Stacy Ellingen

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Stacy’s Journal:  A Dose of Reality

2018-09-10
By: Stacy Ellingen
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“Life isn’t fair.”  Most of us have heard that saying more than once in life.  Whether it’s your favorite team losing a game or learning devastating news about a loved one, hearing someone say “life isn’t fair” in those situations often isn’t what we like to hear.  As I’ve said in previous entries, comparing ourselves to one another is human nature.  Most times, when we compare ourselves, we are invoking pity on oneself over our circumstances.   It’s during these times that life truly doesn’t seem fair.  For people with disabilities and health conditions, self pity is something we vastly try to avoid, but, sometimes, at least for myself, I can’t.

I admit, the last few months have been pretty rough.  Many issues relating to having a disability have surfaced, and I’ve been faced with a dose of reality.  My care situation continues to be an unbelievable struggle.  I had four people quit in one week.  Two of the people were brand-new hires and didn’t show up for training on multiple occasions.  I try to give people a few chances, but, when it comes down to it, I need responsible people because I literally depend on them to live.  Due to these people quitting, I’m left with a ton of open shifts.  Thank goodness my parents are retired because they’ve been my savior.  I’ve had to go to their house for a few days and they’ve also come up here (it’s about a half hour drive) multiple days per week to help me.  I also often go without a lunch shift (which includes using the restroom).  This situation isn’t at all what I want.  I absolutely hate relying on my parents.  I’m burdening them and their plans.  They, of course say, it’s ok, but it’s not!  People tell me that I can’t take it personally when people no show or quit, but it’s almost impossible not to under these circumstances.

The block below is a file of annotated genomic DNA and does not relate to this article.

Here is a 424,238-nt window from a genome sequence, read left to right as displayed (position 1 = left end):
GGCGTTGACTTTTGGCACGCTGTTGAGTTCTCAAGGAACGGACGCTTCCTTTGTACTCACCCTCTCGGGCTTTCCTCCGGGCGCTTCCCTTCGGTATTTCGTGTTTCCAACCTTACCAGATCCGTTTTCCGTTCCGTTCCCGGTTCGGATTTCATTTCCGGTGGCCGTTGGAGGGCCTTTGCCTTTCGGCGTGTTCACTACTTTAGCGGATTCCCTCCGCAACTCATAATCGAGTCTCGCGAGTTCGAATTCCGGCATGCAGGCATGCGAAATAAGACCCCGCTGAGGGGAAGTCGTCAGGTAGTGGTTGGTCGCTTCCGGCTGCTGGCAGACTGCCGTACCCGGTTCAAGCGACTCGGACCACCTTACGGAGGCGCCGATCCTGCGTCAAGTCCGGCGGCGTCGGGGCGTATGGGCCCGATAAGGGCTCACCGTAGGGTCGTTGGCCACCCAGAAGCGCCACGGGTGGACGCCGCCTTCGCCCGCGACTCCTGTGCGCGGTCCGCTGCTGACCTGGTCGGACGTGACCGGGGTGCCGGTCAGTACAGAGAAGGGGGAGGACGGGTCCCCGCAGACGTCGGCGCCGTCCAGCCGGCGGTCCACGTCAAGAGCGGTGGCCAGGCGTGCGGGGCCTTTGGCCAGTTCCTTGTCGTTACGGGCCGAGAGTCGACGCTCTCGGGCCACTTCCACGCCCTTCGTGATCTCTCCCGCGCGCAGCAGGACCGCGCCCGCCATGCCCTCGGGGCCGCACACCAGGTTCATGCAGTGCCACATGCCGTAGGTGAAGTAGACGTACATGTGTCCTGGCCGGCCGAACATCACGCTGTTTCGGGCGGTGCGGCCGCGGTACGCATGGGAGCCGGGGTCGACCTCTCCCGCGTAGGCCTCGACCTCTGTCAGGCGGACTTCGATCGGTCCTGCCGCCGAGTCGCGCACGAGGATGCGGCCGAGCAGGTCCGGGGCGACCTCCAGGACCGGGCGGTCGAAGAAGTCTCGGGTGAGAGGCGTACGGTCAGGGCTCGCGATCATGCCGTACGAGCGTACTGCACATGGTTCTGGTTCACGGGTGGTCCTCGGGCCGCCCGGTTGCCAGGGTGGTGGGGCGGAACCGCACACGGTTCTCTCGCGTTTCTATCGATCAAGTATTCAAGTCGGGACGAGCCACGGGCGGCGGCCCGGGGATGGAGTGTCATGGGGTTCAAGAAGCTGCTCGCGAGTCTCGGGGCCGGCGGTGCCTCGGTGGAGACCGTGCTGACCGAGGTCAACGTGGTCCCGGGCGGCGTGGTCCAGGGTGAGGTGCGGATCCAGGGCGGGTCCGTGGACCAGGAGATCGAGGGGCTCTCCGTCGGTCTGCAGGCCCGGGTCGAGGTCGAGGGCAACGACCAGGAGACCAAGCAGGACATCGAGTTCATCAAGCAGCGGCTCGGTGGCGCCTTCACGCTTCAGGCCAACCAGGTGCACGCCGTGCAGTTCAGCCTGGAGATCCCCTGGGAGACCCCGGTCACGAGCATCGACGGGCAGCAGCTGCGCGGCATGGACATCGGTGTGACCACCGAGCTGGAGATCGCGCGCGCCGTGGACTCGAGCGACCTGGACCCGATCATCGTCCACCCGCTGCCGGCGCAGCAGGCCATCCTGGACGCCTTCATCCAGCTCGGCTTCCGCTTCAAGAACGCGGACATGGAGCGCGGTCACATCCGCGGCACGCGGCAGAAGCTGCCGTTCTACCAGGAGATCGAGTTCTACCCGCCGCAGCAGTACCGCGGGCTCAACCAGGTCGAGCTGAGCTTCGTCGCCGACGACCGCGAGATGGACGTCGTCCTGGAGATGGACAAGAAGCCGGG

Due to these care issues, discussions about my future have started.  Quite frankly, it’s pretty depressing.   I’m a very realistic person, but I guess I’m also a dreamer.  While I know that we need to come up with a better plan or solution, in the back of my mind, I ponder what if I could meet that special person who I could spend the rest of my life with.  Everything from around the clock care, to group homes, to assisted living have been brought up.  I understand these are the realistic options for my situation, but, honestly, it breaks my heart that we have to even discuss these options for me.  Boastfully, I take a lot of pride in the independence I do have.  Even though, deep down I understand assisted living or a nursing home will probably be reality for me at some point down the road, I’m only 33 years old.  I don’t want that for myself.  Selfishly, I think I deserve better.

Though definitely most prevalent, cares aren’t the only issues I’ve had.  Earlier this summer, I saw a gastrointestinal specialist to see if there was anything that could be done to prevent more stomach issues.  I guess I was hoping for some magical solution; instead, I was basically told nothing could be done and to probably expect more problems.  Unfortunately, due to cerebral palsy, it’s just the way my body is.  Additionally, I had been dealing with another medical issue for over six months; I finally saw a specialist for it last month and learned, though it can improve with treatment, it’ll likely never completely go away because of my condition.  Thankfully, it’s very minor and something I can easily live with, but it’s just one more thing to deal with.

Additionally, I’ve been dealing with some social issues due to my physical limitations as well.  People make plans and try to include everybody, but don’t realize that the plans aren’t realistic for a person in with my circumstances.  While I know people never mean to exclude me, it’s very frustrating when I’m not able to participate in things due to my physical limitations.  Usually I’m pretty good at seeing happiness through other people’s eyes, but, in some situations, it’s almost impossible to do.  There are just some things that I desperately wish I could do, and when people I love get to do them, sometimes, it’s just hard. 

 How do I deal with self-pity and disappointment?  Unlike most people my age, I don’t have a significant other to vent to or to comfort me.  This often poses a problem because often, besides a few close family members and friends, the only other outlet I have is social media.  I often irrationally post some on Facebook out of frustration.  Far too many times I’ve heard it from my mom because family members have called her asking what’s wrong with me.   I’ve gotten better at refraining from posting, but, admittedly, I’m not perfect.  Putting my feelings on Facebook allows me to talk with friends who have similar situations.  Depending on what the situation is, I often just message people now instead of posting.

Do I want pity?  Absolutely not!  I certainly admit, though, there have been far too many times lately when I felt hopeless and sorry for myself.  It really does no good, but it’s human nature to.  It’s during those difficult times that I rely on my wonderful family and friends to help me through.  I also think people with disabilities have a stubborn side to them, and, often, I think that’s what helps us persevere through the challenges life throws at us! 

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